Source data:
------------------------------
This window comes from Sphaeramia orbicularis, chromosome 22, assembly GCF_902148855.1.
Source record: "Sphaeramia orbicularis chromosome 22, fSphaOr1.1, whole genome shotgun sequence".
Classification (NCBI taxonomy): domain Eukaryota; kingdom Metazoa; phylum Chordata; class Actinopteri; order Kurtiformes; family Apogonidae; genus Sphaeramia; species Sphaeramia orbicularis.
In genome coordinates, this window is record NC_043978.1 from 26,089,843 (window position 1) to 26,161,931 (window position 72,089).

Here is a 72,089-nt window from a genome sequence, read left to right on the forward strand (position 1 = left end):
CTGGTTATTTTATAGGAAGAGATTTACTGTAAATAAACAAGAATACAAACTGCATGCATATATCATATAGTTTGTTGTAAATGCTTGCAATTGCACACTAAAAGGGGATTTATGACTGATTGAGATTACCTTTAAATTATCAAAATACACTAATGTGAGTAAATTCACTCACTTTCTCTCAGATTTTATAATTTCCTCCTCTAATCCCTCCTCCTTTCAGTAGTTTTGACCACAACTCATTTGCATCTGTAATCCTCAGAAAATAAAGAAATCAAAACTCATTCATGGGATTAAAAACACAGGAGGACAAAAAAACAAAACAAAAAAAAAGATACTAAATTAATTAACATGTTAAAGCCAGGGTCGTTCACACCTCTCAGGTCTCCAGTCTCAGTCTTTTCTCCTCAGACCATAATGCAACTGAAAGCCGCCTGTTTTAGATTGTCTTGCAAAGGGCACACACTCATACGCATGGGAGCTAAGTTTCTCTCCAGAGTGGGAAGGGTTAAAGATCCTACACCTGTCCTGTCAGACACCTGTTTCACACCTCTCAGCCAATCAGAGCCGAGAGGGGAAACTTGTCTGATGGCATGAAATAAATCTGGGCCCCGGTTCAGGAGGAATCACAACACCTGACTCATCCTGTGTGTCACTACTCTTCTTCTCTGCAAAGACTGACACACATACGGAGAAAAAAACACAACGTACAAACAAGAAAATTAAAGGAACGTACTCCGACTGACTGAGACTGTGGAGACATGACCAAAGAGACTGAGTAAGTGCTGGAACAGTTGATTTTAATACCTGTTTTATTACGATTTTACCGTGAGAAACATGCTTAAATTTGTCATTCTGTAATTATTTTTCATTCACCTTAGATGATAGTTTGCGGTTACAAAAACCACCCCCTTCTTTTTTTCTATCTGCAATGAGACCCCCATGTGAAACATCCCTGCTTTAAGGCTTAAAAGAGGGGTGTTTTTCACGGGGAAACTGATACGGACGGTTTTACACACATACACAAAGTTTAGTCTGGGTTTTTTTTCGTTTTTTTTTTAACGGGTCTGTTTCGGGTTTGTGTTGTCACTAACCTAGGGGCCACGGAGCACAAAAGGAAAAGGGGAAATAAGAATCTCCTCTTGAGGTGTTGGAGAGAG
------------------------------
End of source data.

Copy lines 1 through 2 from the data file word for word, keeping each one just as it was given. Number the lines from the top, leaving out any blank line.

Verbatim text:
This window comes from Sphaeramia orbicularis, chromosome 22, assembly GCF_902148855.1.
Source record: "Sphaeramia orbicularis chromosome 22, fSphaOr1.1, whole genome shotgun sequence".